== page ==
Sunday, March 20, 2011
I ordered the sushi and went over to where Leslie was ordering the Chinese food. She was saying that what a young man sitting nearby was having looked better than what we’d planned on getting and when I looked over at his food, the young woman sitting with him said, “Mr. Kemp.” It was Michelle, a former student who had done a really good job working with Karen refugees. Having an understanding about these things, she was able to touch people’s lives and she was willing to give self to people. Nice.
Things like this happen, connections, memories, things that affirm us all – Michelle, Leslie, me. Photo: Karen woman holding Michelle's hand as they walk
I had a student once, who had worked at the edge for quite a few years – a missionary in Latin America, liberation theologist. She said to me (old Marine, hospice worker, refugee worker), “You know, you and I are the oldest and least cynical people in this room.”
Thursday, March 17, 2011
Visit www.deloachcommunitygardens.com to view videos from nominated gardens. GICD's entry is next to the last, Center for Growing People. Thanks!
To Phyllis: I taught and practiced that what we do should make a difference. If we weren't there, would it have happened? If the answer is no, without us it wouldn't have happened and if what happened helped or lifted people up, then we’ve done well. I saw Phyllis, my former Dean today and it was a lovely reunion. She said (or I think she said) something about challenges in working with me and later I’m thinking, thanks to her being able to let me do the work, which wasn't always easy for her to do, and me doing the work, many students had life-altering learning experiences and many people were healed, helped, informed, lifted up – mercy was given and received. If you think about it, it was an amazing thing we did.
Friday, March 4, 2011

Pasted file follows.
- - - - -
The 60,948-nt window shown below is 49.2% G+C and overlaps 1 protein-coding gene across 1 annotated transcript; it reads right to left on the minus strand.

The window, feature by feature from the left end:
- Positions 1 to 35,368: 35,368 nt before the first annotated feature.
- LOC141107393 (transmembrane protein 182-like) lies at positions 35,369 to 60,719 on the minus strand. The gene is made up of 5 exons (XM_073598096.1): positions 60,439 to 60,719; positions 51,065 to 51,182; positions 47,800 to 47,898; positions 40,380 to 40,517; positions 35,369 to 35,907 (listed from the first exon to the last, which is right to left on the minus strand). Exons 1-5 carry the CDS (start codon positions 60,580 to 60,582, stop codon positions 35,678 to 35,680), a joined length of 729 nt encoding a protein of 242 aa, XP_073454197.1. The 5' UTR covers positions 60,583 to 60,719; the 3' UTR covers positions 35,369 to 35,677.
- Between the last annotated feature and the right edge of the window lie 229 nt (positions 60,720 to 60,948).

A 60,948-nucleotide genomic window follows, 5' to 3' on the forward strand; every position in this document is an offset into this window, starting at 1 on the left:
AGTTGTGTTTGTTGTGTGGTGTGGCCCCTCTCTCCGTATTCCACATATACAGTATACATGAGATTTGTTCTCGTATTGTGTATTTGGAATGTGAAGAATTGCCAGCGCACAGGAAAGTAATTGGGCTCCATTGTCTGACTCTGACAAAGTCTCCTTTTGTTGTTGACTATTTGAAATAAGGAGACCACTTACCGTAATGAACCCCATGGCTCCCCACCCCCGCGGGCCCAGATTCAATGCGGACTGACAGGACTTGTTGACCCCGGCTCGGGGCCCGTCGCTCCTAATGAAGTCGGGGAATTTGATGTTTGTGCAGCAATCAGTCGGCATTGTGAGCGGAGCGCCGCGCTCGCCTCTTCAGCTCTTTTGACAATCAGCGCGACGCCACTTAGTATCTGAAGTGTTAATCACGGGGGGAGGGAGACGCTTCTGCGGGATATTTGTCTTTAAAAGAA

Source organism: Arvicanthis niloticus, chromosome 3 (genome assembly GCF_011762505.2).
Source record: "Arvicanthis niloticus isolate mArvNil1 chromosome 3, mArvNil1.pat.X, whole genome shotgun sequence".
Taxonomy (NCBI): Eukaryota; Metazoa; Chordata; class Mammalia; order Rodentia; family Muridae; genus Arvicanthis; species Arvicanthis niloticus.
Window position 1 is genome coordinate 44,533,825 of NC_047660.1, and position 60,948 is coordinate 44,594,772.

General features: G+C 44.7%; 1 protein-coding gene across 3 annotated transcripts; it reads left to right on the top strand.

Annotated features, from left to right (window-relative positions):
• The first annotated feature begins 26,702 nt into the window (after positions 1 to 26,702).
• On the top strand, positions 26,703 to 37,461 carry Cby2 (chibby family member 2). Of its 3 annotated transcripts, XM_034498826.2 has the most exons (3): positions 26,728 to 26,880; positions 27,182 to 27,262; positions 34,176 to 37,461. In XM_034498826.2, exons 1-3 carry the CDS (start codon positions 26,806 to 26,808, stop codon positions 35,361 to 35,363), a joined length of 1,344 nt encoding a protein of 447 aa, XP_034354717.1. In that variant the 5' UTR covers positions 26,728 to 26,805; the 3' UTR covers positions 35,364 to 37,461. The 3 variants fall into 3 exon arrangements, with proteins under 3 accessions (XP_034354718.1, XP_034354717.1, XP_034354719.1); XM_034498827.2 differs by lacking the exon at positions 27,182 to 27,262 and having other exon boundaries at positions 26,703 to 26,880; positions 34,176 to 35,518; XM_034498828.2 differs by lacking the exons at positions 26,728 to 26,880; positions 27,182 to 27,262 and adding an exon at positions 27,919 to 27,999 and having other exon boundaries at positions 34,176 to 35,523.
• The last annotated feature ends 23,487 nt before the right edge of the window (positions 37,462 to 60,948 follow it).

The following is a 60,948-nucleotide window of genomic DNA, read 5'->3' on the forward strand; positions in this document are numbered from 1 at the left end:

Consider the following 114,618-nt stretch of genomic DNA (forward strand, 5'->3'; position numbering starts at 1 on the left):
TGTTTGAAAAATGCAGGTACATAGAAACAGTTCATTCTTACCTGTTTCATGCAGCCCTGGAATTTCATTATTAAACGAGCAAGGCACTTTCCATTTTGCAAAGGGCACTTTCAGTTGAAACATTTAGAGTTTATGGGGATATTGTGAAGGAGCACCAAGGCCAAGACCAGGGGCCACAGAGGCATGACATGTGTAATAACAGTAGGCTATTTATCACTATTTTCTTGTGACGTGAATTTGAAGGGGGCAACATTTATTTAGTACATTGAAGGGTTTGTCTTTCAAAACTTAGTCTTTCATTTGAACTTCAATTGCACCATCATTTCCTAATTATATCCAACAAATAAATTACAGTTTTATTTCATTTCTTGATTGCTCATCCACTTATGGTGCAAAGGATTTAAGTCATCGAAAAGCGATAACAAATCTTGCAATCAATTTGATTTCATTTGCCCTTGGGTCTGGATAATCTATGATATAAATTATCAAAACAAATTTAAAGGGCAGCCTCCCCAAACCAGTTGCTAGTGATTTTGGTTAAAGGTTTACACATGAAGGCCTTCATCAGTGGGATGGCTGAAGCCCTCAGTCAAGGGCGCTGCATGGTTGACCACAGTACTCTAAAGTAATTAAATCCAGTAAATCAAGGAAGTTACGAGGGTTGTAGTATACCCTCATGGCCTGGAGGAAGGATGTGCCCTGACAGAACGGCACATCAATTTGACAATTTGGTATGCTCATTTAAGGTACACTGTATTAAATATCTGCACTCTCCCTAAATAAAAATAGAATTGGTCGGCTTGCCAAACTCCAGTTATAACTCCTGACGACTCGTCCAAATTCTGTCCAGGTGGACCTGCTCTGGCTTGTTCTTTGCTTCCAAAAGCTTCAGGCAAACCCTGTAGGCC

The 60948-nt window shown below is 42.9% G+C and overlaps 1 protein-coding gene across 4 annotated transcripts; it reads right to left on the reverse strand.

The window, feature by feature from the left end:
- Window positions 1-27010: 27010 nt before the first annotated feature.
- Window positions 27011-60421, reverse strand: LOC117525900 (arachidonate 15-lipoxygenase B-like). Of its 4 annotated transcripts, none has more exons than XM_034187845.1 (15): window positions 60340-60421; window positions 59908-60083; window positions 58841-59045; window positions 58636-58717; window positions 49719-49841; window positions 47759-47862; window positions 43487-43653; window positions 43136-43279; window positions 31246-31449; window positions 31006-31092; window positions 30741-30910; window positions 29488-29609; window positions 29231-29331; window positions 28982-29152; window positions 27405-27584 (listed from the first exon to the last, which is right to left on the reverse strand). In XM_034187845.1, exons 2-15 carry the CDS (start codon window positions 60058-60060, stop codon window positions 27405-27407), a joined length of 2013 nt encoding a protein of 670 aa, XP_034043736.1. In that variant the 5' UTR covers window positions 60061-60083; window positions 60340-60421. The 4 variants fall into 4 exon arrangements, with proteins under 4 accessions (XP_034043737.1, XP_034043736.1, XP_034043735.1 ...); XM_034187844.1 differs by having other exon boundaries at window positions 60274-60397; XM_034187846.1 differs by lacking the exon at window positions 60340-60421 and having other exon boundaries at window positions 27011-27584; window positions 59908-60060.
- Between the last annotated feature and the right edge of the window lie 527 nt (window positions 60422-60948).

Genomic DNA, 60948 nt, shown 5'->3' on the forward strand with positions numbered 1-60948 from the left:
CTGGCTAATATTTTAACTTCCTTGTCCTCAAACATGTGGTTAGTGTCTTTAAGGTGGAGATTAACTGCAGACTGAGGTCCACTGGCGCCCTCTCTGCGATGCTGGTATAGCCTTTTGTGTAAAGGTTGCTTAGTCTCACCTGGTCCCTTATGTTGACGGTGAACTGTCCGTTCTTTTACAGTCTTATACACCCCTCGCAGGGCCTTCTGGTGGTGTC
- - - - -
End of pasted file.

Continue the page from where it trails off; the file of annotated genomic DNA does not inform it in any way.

Our house was built in 1931. We bought it in 1979 and have lived here ever since. We’re talking about moving for several reasons:
- David will be graduating in a few months and wants to live in a more progressive place than Dallas (and so do we). Our plan all along has been to live close to one another and we intend to be where he is.
- We’re getting older and less willing to do the upkeep on this house vs. what we think a condo would involve. It would be interesting (though I'm sure, expensive) to live in a house with climate control, with central heat and air for example.
- We like to travel for months at a time. Living in a place where we can just lock the door and go has enormous attraction to us.
Thinking in real terms about leaving the house, I thought I would put together some of the photos I’ve taken of the house, the garden, and living here. Looking at the photos clarified that it’s not just the house, but our life in this house – what we see when we look out the windows, what we bake, the neighborhood, the birds singing, and so on.
My Mom lived for several years in the little house behind ours. She died there and we took care of her through months of cancer. Our son grew up here. Oh, there are joys and treasures and memories beyond measure in those happy times in our little family ... all the Christmases, the tent in David’s room, cooking, baking, snow days, ball in the hall, Grandparents living with us (3!), Christmas tree forts, playing in the front yard – back yard – field – railroad tracks, the babies, homework, eating at DK’s little table in the kitchen, Goldy, Judo, Chris and David playing in the mud – building fires – playing up and down the street, Katy, Laura, Chuck living out back, making the couch into a boat, the tree fort, the garden, Little Wolf, not to mention Running Bear! It just goes on and on through countless happy days in this house. Leslie and I being in love, making love, being parents, sharing life, working together, lying in bed and having coffee and a back rub almost every morning, now growing old … and so